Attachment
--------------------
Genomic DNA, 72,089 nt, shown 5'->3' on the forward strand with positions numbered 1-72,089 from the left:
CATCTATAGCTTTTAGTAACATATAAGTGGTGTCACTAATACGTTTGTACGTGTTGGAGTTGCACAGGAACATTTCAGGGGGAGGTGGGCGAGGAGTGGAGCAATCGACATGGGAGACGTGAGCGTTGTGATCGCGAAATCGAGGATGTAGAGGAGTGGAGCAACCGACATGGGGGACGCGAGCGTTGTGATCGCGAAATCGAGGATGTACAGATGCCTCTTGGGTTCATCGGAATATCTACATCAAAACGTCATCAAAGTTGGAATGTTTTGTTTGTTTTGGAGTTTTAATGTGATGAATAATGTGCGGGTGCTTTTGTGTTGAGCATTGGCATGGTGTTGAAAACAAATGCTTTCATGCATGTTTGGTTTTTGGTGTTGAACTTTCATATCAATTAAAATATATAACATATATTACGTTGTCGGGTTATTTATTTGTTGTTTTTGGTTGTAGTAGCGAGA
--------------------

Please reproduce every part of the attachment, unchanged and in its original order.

Genomic DNA, 72,089 nt, shown 5'->3' on the forward strand with positions numbered 1-72,089 from the left:
CATCTATAGCTTTTAGTAACATATAAGTGGTGTCACTAATACGTTTGTACGTGTTGGAGTTGCACAGGAACATTTCAGGGGGAGGTGGGCGAGGAGTGGAGCAATCGACATGGGAGACGTGAGCGTTGTGATCGCGAAATCGAGGATGTAGAGGAGTGGAGCAACCGACATGGGGGACGCGAGCGTTGTGATCGCGAAATCGAGGATGTACAGATGCCTCTTGGGTTCATCGGAATATCTACATCAAAACGTCATCAAAGTTGGAATGTTTTGTTTGTTTTGGAGTTTTAATGTGATGAATAATGTGCGGGTGCTTTTGTGTTGAGCATTGGCATGGTGTTGAAAACAAATGCTTTCATGCATGTTTGGTTTTTGGTGTTGAACTTTCATATCAATTAAAATATATAACATATATTACGTTGTCGGGTTATTTATTTGTTGTTTTTGGTTGTAGTAGCGAGA